On March 21, the Chicago Tribune published the following letter-to-the-editor by ETC Principal Investigator Anup Malani:
“The March 18 article, "Study backs anti-infection tests of all hospital patients," (Metro) highlights an important question in the fight against the spread of deadly antibiotic-resistant superbugs and hospital-acquired infections in our nation's hospitals: is a comprehensive patient -screening program for methicillin-resistant Staphylococcus aureus (MRSA) the right strategy?
Improving hospital surveillance, reporting infections to public health departments, and infection control can help manage the emergence of antibiotic-resistant infections. The important question is which approach is best when hospitals have limited resources? Screening each patient that walks through the door is costly, and additional financial analysis is needed to determine if the benefits are greater than the costs. There may be other, more effective life-saving investments hospitals and public health departments should make. Encouraging hospitals to share information on infections, investing in better infection control in hospitals or regulating use of antibiotics by doctors are alternative strategies.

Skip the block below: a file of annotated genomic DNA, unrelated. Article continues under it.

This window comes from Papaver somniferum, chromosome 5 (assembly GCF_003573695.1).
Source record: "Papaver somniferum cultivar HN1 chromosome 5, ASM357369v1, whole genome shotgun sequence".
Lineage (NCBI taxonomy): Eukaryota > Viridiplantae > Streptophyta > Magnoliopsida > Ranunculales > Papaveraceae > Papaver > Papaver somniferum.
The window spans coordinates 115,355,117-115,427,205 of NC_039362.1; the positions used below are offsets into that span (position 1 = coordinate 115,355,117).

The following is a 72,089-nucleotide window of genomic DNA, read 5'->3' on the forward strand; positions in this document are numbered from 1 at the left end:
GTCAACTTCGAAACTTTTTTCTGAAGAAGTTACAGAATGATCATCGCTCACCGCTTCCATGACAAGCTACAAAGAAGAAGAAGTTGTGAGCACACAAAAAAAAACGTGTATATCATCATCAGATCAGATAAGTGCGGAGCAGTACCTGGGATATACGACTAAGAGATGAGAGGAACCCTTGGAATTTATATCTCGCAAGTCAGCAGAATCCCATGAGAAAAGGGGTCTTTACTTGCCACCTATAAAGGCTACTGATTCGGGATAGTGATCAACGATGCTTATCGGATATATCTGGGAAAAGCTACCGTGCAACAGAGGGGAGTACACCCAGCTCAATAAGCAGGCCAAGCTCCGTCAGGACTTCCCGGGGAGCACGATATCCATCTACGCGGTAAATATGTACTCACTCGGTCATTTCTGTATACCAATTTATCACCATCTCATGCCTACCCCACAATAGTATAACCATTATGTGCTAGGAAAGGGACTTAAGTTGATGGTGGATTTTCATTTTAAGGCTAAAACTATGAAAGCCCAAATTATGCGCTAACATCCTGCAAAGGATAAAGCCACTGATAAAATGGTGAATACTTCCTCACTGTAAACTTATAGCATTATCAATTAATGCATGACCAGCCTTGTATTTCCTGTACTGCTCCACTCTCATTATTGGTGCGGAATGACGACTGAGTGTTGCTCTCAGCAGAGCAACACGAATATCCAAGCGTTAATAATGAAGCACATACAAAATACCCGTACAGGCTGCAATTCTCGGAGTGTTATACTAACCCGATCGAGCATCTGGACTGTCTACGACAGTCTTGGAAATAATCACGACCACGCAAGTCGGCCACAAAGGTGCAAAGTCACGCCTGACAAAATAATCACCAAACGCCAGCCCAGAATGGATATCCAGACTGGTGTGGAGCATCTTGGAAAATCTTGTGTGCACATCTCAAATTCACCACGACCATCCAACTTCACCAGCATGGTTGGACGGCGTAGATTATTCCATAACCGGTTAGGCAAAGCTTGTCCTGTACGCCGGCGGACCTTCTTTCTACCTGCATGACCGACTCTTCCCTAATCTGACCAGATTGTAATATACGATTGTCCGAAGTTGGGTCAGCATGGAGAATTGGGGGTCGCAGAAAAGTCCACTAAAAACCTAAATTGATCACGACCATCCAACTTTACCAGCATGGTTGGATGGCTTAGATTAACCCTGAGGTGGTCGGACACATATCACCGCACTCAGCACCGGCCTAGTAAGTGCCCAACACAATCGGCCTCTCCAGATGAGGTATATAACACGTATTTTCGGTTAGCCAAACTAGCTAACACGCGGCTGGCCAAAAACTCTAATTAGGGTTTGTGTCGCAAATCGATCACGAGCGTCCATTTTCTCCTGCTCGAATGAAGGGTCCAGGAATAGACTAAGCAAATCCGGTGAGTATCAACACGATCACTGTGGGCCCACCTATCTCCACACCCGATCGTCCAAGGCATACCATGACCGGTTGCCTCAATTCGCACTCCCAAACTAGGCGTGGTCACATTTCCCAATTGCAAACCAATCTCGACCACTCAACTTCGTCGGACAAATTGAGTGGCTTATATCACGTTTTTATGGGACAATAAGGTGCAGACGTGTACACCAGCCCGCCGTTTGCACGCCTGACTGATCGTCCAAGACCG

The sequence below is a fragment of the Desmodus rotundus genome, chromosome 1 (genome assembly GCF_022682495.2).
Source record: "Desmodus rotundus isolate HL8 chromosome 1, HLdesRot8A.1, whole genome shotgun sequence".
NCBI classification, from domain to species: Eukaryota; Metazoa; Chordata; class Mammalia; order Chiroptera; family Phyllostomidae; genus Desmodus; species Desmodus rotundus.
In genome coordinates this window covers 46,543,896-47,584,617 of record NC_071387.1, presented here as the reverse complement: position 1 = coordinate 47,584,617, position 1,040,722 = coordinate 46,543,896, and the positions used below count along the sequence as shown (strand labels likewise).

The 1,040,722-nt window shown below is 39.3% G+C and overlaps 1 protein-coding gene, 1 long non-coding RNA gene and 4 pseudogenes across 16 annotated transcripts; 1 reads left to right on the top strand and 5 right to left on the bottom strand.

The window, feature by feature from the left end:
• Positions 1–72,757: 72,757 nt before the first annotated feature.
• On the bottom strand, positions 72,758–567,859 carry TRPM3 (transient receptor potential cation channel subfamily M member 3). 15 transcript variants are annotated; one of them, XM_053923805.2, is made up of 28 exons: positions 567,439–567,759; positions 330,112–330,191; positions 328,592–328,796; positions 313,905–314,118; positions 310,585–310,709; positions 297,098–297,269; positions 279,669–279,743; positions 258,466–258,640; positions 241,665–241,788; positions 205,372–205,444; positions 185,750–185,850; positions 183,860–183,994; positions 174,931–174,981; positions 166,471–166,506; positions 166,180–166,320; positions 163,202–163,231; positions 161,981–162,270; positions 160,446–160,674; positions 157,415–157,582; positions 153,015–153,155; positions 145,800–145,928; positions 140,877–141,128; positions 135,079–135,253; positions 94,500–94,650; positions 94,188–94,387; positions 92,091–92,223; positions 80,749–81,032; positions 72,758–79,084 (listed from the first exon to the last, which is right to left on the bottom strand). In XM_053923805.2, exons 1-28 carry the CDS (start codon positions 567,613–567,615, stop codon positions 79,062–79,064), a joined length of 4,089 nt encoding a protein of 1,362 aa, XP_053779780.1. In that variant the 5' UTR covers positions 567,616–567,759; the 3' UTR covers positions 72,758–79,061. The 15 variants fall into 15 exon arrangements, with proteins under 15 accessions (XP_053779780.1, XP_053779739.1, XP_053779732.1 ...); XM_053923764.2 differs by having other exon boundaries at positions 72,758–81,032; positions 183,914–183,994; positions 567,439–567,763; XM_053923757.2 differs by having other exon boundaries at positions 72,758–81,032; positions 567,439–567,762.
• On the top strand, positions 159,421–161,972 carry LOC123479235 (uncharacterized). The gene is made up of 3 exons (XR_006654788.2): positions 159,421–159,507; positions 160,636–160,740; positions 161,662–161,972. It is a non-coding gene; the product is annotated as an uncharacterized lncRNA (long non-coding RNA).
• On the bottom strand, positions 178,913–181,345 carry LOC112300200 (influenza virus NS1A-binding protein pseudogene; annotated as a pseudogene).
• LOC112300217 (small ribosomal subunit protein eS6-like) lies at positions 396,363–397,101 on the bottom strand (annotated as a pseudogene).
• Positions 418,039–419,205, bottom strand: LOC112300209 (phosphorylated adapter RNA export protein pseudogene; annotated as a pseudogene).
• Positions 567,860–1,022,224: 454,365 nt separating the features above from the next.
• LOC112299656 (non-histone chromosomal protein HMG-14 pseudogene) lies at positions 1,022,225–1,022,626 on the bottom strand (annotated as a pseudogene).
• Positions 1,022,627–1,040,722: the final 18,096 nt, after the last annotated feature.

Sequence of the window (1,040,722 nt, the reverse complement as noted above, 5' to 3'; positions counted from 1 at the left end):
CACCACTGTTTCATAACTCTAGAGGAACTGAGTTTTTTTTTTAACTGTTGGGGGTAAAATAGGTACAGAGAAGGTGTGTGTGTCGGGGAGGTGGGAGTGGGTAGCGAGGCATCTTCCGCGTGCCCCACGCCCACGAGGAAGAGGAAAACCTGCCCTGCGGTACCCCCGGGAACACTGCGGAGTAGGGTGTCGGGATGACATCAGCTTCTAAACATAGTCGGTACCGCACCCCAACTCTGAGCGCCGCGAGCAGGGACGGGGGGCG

Even if comprehensive screening is cost effective, that may not be enough to get hospital to conduct such screening. If health care payers reimburse hospitals for treating MRSA infections rather than preventing them, hospitals may not find it in their financial interest to screen. The Centers for Medicare and Medicaid realize this and have reduced reimbursements for certain MRSA infections hospitals should be able to avoid. But these reforms are limited: they only apply to MRSA infections from catheters. More widespread reform of payment policy and incentives may be required to make sure hospitals find it in their best interest to reduce the cost of health care by reducing sickness.
In the long term, we need cost-effective, incentive-based policies to combat the growing threat of antibiotic resistance and preserve antibiotic effectiveness. The problem will grow larger if we fail to act